With the V8 HbA1c test, common Hb variants (such as HbS, HbC, HbD and HbE) do not interfere with the identification of the HbA1c peak as they migrate to the right of the HbA1c peak rather than comigrating with it. 


Minimal instrument costs, a seamless workflow with prelysis, and touchscreen interpretation, have made the new Helena Biosciences’ V8 HbA1c Kit a quick, reliable and cost-effective solution that is providing laboratories worldwide with higher throughput and greater confidence in results. With HbA1c testing now being a WHO-recommended method and a desirable alternative to FPG and OGTT, there is no better time to be using capillary electrophoresis HbA1c testing for the diagnosis and monitoring of diabetes.


  1. World Health Organization, Global report on diabetes, WHO/NMH/NVI/16.3, ed. Geneva, World Health Organization, 2016. 

  2. Diabetes UK. Diabetes: Facts and Stats. https://www.diabetes.org.uk/ Documents/About%20Us/Statistics/Diabetes-key-stats-guidelines- April2014.pdf. [Accessed 6th October 2017].
  3. World Health Organization, Definition, diagnosis and classification of diabetes mellitus and its complications. Part 1: diagnosis and classification of diabetes mellitus. WHO/NCD/NCS/99.2, ed. Geneva, World Health Organization, 1999.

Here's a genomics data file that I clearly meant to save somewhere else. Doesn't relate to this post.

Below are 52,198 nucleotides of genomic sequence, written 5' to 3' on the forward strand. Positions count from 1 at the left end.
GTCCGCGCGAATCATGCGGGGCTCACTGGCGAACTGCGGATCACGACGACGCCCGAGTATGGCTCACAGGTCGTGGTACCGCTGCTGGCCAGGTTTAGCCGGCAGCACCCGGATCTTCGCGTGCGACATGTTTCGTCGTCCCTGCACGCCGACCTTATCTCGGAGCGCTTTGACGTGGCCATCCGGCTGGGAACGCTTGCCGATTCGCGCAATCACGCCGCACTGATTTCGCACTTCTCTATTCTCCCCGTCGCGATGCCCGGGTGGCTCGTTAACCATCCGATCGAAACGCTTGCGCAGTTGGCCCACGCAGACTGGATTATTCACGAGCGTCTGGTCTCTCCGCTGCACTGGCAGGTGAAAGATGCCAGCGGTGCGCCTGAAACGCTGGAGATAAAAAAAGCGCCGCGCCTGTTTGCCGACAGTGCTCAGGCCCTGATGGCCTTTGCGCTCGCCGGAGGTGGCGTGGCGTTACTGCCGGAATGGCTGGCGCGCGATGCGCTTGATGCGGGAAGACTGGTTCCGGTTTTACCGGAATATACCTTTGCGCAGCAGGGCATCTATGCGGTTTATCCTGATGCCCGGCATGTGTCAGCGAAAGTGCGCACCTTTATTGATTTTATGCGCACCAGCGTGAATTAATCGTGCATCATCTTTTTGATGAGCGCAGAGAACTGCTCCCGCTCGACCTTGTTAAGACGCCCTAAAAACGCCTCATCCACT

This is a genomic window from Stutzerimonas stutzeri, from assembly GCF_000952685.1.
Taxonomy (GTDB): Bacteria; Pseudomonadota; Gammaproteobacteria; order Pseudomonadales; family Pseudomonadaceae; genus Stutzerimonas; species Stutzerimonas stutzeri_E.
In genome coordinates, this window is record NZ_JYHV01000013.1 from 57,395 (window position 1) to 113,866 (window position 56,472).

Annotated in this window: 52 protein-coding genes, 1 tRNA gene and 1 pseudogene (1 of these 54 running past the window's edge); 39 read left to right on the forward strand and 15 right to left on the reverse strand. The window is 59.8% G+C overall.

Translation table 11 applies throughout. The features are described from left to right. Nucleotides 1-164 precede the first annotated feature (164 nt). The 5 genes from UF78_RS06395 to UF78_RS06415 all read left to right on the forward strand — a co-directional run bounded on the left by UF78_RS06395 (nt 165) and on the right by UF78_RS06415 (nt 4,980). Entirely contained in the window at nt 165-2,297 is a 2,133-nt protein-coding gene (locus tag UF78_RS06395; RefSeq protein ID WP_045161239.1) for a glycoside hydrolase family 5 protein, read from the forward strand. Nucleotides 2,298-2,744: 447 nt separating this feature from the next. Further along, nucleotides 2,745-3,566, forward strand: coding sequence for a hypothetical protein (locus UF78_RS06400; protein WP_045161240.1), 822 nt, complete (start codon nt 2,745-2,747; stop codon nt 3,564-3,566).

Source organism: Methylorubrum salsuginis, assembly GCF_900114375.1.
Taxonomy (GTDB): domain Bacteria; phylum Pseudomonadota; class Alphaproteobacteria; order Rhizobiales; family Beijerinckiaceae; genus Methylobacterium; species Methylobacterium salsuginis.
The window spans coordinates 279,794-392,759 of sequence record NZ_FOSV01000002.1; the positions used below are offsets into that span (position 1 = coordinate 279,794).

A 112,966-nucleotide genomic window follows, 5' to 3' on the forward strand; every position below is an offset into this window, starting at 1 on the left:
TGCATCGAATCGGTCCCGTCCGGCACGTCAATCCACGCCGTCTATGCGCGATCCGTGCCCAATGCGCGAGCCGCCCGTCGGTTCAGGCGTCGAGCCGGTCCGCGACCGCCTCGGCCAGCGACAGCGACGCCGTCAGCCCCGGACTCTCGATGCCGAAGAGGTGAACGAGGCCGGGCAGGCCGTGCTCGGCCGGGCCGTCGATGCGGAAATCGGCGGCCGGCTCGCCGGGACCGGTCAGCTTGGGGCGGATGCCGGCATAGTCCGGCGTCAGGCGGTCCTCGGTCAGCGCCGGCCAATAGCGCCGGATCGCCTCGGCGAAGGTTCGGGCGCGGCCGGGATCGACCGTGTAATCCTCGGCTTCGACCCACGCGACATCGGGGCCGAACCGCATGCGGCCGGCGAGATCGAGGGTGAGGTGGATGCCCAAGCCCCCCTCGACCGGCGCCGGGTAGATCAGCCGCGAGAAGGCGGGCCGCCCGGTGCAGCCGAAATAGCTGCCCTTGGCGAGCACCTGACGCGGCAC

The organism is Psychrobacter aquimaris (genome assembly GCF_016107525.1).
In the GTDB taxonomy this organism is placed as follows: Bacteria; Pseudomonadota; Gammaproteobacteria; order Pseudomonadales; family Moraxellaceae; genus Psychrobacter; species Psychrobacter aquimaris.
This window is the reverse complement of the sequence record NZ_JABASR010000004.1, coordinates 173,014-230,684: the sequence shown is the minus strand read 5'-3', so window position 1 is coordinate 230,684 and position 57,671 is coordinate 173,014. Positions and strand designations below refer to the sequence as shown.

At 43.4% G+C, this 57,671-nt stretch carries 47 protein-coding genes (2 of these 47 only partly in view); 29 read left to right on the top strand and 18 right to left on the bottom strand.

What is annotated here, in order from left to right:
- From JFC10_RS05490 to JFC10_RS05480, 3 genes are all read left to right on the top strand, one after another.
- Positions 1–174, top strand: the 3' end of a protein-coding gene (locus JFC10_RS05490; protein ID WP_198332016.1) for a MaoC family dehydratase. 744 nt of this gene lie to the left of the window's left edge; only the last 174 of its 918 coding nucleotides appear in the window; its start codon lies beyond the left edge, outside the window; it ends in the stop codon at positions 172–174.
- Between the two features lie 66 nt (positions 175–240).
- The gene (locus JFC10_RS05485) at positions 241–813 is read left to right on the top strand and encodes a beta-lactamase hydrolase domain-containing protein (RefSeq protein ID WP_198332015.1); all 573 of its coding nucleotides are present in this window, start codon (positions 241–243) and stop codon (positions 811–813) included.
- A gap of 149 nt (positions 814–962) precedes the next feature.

4. Bennett CM, Guo M, Dharmage SC, HbA1c as a screening tool for detection of Type 2 diabetes: a systematic review. Diabetic Medicine. 2007; 24: 333-343. 

  5. Barr RG, Nathan DM, Meigs JB, Singer DE. Tests of glycemia for the diagnosis of type 2 diabetes mellitus. Annal Intern Med 2002; 137: 263–272.
  6. World Health Organization, Use of glycated haemoglobin (HbA1c) in the diagnosis of diabetes mellitus. WHO/NMH/CHP/CPM/11.1, ed. Geneva, World Health Organization, 2011. 

  7. Rhea JM, Molinaro R, Pathology Consultation on HbA1c Methods and Interferences. Am. J. Clin. Path. 2014;141: 5–16.

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20 April 2020 15:04